Some positive alternatives to T-SPLOSTs


For some people, the sales tax is the answer to everything. Even for transportation.

With imagination — some call it vision — it is not that hard to come up with answers other than a sales tax. Negative thinking seldom produces positive results, but positive thinking does. So take a look at these ideas.

Who drives on roads? The answer: people who have a driver’s license. They’re the ones who should be interested in improving our roads, not the old ladies in the nursing home who don’t drive anywhere.

By and large, our Georgia driver’s licenses now cost $32 for eight years, or $4 a year. Compared with other states — think Florida, at $48 — that seems quite low.

That could be raised to $20 a year without greatly hurting any driver’s pocketbook. Getting automobile insurance causes a much greater financial hurt.

In a state with 10 million residents, it is easy to conceive we have about 7 million licensed drivers. Raising the annual cost of a driver’s license by $16 would produce $112 million a year.

That’s not an amount to be laughed at, and it would help. Moreover the tax would fall upon the right people, namely drivers.

Motor vehicles are what’s traveling on our roads. A tax on motor vehicles is logical. Of course, it must be kept reasonable and affordable.

Our Georgia car tags (or license plates) now cost $20 a year. That could be doubled to $40 without too much pain, and if we have 10 million registered vehicles in Georgia — as businesses own some as well as individuals — the revenue available would increase by $200 million a year.

How about a tax on the value of motor vehicles?

I seriously doubt our Georgia legislature did something smart by removing the so-called birthday tax in this last session.

That property tax went to county governments, for county and school operations, and now the state has pledged to replace the lost revenue by handing out more money to the counties out of general revenue.

In essence, the state has thoughtlessly dug a bigger budget hole for itself, and down the road it will try to renege on its promise to the counties and school boards.

A thoughtful argument can, however, be made that the value of a vehicle has no real impact on road construction or maintenance costs, though the weight of a vehicle might. Tax surcharges for extra weight might make sense. I cannot readily come up with projected revenues on that, but the potential is there.

It wouldn’t hurt to reconsider our gas tax.

Right now, our state gas tax is a tax per gallon of fuel, supplemented by a sales tax included in the overall price.

But people are increasingly driving cars that get much better mileage than they used to, and electric cars can be driven without paying any gas tax.

For the same mileage driven on our state roads, the state is now collecting less and less in gas tax. And that’s because the state is taxing the wrong thing.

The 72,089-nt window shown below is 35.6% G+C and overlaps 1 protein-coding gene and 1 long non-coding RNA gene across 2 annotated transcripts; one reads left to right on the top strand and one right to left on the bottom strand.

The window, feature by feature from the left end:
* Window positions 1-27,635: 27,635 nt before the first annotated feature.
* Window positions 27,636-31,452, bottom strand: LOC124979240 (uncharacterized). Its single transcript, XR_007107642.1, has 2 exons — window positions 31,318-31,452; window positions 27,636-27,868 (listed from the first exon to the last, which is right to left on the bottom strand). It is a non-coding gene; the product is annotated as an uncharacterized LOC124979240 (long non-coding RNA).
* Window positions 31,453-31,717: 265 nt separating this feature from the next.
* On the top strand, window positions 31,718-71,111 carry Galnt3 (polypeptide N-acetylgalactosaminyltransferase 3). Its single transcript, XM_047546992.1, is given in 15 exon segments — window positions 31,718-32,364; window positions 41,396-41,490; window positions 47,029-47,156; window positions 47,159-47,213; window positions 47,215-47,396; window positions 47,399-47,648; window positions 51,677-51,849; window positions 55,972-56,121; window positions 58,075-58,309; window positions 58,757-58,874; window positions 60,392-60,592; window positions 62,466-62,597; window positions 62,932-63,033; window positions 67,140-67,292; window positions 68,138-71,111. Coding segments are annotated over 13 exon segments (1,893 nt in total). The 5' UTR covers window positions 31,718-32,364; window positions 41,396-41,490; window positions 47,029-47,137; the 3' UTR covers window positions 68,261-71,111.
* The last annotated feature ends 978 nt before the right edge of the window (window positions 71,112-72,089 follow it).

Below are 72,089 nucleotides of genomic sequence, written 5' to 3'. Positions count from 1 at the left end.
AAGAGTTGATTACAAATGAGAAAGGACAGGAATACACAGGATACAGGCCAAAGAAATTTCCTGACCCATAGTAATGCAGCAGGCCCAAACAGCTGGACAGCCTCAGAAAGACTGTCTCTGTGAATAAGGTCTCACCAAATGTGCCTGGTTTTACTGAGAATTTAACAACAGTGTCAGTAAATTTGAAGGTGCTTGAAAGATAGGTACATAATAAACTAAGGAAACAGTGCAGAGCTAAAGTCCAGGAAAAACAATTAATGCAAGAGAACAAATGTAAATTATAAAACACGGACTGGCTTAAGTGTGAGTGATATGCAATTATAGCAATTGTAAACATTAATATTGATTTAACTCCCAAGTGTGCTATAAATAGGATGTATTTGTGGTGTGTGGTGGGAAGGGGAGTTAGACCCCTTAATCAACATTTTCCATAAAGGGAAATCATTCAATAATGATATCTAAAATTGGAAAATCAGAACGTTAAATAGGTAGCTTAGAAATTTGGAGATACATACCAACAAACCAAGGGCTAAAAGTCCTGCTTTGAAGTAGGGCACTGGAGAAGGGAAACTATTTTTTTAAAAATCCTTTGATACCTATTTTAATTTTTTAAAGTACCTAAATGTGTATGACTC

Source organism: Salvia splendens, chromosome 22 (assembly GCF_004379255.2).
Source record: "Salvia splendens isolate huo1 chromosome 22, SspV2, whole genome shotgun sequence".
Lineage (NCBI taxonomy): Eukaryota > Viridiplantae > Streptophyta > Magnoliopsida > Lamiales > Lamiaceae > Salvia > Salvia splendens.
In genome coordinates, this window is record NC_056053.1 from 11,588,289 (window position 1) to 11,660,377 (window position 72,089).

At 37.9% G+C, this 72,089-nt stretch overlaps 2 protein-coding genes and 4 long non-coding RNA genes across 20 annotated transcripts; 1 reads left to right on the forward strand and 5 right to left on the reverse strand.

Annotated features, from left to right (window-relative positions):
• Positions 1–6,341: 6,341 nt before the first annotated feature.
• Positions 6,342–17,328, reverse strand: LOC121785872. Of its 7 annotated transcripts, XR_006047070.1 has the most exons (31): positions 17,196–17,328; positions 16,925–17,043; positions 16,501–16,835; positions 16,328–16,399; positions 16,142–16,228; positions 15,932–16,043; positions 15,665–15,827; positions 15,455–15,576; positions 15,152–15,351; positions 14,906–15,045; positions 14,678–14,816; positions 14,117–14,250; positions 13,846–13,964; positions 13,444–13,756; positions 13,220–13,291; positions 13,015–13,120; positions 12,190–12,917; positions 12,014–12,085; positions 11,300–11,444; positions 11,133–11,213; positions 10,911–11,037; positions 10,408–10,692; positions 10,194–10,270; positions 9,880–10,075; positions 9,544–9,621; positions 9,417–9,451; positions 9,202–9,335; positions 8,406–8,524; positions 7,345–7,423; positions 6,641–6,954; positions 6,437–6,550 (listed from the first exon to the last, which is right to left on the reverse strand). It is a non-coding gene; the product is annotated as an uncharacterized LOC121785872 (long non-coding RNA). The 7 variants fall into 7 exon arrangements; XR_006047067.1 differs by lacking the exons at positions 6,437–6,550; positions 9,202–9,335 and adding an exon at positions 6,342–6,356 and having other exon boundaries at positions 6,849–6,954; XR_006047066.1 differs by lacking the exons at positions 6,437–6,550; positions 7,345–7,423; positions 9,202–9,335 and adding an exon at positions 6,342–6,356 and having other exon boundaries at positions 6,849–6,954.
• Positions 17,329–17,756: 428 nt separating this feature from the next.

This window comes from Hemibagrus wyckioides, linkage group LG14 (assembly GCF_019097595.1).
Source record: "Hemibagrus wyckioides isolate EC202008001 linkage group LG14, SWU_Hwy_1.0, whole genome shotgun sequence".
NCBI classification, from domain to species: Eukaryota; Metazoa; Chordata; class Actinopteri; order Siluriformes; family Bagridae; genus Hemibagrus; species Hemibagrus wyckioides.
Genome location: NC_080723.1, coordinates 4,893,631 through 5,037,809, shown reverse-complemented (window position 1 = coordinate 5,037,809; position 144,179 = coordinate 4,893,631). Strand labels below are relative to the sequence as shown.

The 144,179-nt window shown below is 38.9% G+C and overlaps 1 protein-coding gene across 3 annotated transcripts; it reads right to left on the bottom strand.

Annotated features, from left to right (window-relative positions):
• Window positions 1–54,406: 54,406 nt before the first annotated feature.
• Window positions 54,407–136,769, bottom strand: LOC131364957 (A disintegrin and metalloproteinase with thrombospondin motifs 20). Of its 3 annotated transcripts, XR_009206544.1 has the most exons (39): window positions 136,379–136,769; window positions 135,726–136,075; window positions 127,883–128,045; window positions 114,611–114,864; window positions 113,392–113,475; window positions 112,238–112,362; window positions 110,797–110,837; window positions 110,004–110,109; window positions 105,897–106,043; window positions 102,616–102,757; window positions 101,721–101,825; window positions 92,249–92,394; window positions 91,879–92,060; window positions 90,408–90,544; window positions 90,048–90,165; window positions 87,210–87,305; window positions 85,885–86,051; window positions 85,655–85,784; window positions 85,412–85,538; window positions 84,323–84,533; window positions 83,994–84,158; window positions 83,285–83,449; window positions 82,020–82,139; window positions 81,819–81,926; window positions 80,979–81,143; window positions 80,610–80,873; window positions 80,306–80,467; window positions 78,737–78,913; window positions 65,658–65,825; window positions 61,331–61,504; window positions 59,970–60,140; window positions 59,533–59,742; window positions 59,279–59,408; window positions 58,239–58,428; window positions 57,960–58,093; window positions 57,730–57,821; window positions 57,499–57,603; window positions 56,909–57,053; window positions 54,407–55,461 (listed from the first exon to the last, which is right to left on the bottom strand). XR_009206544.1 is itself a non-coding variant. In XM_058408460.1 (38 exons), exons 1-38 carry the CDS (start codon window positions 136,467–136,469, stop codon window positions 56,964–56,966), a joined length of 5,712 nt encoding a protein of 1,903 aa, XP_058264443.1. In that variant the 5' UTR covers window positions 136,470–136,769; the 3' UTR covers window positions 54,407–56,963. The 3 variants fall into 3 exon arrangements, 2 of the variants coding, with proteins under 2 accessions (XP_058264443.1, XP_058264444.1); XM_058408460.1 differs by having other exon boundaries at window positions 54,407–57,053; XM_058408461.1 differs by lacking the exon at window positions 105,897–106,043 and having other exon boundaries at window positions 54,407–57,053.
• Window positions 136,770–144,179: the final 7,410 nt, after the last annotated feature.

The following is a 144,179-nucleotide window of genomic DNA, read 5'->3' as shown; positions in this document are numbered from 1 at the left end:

What needs to be taxed is the mileage.

With modern technology, that’s not difficult. All vehicles have odometers that record accrued mileage. These are generally highly tamper-resistant and reliable.

A vehicle’s mileage is recorded on every annual Georgia Vehicle Emissions Inspection Report turned in electronically to the state. It is recorded on car maintenance and repair invoices. And it can be visually inspected at any time, including upon police traffic stops.

If Georgia required odometer mileage reports on registered vehicles, perhaps for filing along with state income tax returns or upon renewing car tags, it could implement a mileage tax.

Note, by the way, that Georgia car owners over the age of 65 who drive a vehicle over 10 years old already report their mileage, each year, if they seek exemption from getting an emissions inspection for having driven less than 5,000 miles in the previous year. So, mileage reports already exist.

Think of all the miles driven in Georgia. If we have 10 million vehicles driven an average of 10,000 miles per year, that’s 100 billion miles. One cent per mile — the ultimate penny tax — could yield the state $1 billion per year. It would cost the average driver $100.

We could possibly still have a tax per gallon to discourage neighboring states’ residents from loading up on cheap gas in Georgia while avoiding our mileage tax, but it could be greatly reduced.

The per-mile tax could be in fractions of a cent, like .8 or 1.2, and changed from time to time as our state needs and circumstances warrant.

There you have it: for roads, you look at (1) drivers’ licenses, (2) motor vehicle tag fees, (3) motor vehicle weight, (4) mileage, and (5) a reasonable gas tax.

You don’t look at general sales, including food, clothing, diapers, schoolbooks, home appliances, furniture, heat pumps and other essential items unrelated to transportation.

Do we have any legislators who come up with ideas like that? Nah. And that’s the shame of it.

Do they ever ask us, the people, to come up with ideas like that? No, they don’t do that either.

It is nice to knock down T-SPLOST and regional commissions and all that hoopla, but negative thinking does not solve the problem.

Positive thinking is what produces positive results, and it’s a shame that our good ol’ boy elected officials don’t show any more inclination to encourage positive thinking and to solicit the public’s ideas.

It will be interesting to see what happens to the thoughts I have presented here today. If I ever hear from any legislator anywhere about this, I’ll let you know.

[A resident of Fayette County, Claude Y. Paquin is a retired lawyer and actuary whose course concentration at Emory Law School was on tax law. He received the Prentice-Hall tax award from Emory, but as Emory is no party school he missed out on the Tea Party. Too bad.]